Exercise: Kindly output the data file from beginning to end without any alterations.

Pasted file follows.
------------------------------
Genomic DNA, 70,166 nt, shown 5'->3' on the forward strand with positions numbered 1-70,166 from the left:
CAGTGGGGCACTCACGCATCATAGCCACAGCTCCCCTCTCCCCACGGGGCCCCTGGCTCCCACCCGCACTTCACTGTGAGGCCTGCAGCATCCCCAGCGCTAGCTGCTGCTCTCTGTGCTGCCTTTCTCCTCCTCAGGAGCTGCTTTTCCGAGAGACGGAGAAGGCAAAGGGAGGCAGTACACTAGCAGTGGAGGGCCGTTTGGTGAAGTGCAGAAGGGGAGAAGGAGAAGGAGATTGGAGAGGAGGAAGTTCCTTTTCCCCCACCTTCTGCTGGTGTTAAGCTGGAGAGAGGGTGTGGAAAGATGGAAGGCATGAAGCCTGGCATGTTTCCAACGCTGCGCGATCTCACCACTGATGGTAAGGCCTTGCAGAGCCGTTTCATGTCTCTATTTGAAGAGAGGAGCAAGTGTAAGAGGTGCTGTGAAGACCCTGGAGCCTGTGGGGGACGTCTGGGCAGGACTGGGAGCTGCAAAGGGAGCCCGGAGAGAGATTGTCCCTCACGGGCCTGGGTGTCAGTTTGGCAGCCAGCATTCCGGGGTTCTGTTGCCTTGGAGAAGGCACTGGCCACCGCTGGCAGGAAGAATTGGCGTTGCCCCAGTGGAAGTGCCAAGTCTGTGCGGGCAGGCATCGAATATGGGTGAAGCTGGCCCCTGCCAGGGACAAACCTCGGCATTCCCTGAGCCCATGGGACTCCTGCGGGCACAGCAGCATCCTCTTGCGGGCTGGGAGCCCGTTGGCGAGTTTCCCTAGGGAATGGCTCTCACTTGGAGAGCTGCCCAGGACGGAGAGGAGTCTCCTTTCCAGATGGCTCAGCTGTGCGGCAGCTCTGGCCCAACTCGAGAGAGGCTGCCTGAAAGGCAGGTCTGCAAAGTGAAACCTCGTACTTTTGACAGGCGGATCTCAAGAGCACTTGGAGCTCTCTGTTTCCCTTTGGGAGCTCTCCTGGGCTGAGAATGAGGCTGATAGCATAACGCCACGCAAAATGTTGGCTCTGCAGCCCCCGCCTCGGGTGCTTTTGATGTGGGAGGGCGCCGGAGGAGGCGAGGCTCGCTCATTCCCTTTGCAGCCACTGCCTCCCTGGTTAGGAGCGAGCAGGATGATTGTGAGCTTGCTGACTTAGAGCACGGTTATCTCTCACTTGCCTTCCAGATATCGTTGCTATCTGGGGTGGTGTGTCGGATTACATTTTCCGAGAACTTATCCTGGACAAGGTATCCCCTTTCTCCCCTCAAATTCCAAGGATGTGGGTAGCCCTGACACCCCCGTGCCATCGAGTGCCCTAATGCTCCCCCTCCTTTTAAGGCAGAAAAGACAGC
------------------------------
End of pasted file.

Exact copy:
Genomic DNA, 70,166 nt, shown 5'->3' on the forward strand with positions numbered 1-70,166 from the left:
CAGTGGGGCACTCACGCATCATAGCCACAGCTCCCCTCTCCCCACGGGGCCCCTGGCTCCCACCCGCACTTCACTGTGAGGCCTGCAGCATCCCCAGCGCTAGCTGCTGCTCTCTGTGCTGCCTTTCTCCTCCTCAGGAGCTGCTTTTCCGAGAGACGGAGAAGGCAAAGGGAGGCAGTACACTAGCAGTGGAGGGCCGTTTGGTGAAGTGCAGAAGGGGAGAAGGAGAAGGAGATTGGAGAGGAGGAAGTTCCTTTTCCCCCACCTTCTGCTGGTGTTAAGCTGGAGAGAGGGTGTGGAAAGATGGAAGGCATGAAGCCTGGCATGTTTCCAACGCTGCGCGATCTCACCACTGATGGTAAGGCCTTGCAGAGCCGTTTCATGTCTCTATTTGAAGAGAGGAGCAAGTGTAAGAGGTGCTGTGAAGACCCTGGAGCCTGTGGGGGACGTCTGGGCAGGACTGGGAGCTGCAAAGGGAGCCCGGAGAGAGATTGTCCCTCACGGGCCTGGGTGTCAGTTTGGCAGCCAGCATTCCGGGGTTCTGTTGCCTTGGAGAAGGCACTGGCCACCGCTGGCAGGAAGAATTGGCGTTGCCCCAGTGGAAGTGCCAAGTCTGTGCGGGCAGGCATCGAATATGGGTGAAGCTGGCCCCTGCCAGGGACAAACCTCGGCATTCCCTGAGCCCATGGGACTCCTGCGGGCACAGCAGCATCCTCTTGCGGGCTGGGAGCCCGTTGGCGAGTTTCCCTAGGGAATGGCTCTCACTTGGAGAGCTGCCCAGGACGGAGAGGAGTCTCCTTTCCAGATGGCTCAGCTGTGCGGCAGCTCTGGCCCAACTCGAGAGAGGCTGCCTGAAAGGCAGGTCTGCAAAGTGAAACCTCGTACTTTTGACAGGCGGATCTCAAGAGCACTTGGAGCTCTCTGTTTCCCTTTGGGAGCTCTCCTGGGCTGAGAATGAGGCTGATAGCATAACGCCACGCAAAATGTTGGCTCTGCAGCCCCCGCCTCGGGTGCTTTTGATGTGGGAGGGCGCCGGAGGAGGCGAGGCTCGCTCATTCCCTTTGCAGCCACTGCCTCCCTGGTTAGGAGCGAGCAGGATGATTGTGAGCTTGCTGACTTAGAGCACGGTTATCTCTCACTTGCCTTCCAGATATCGTTGCTATCTGGGGTGGTGTGTCGGATTACATTTTCCGAGAACTTATCCTGGACAAGGTATCCCCTTTCTCCCCTCAAATTCCAAGGATGTGGGTAGCCCTGACACCCCCGTGCCATCGAGTGCCCTAATGCTCCCCCTCCTTTTAAGGCAGAAAAGACAGC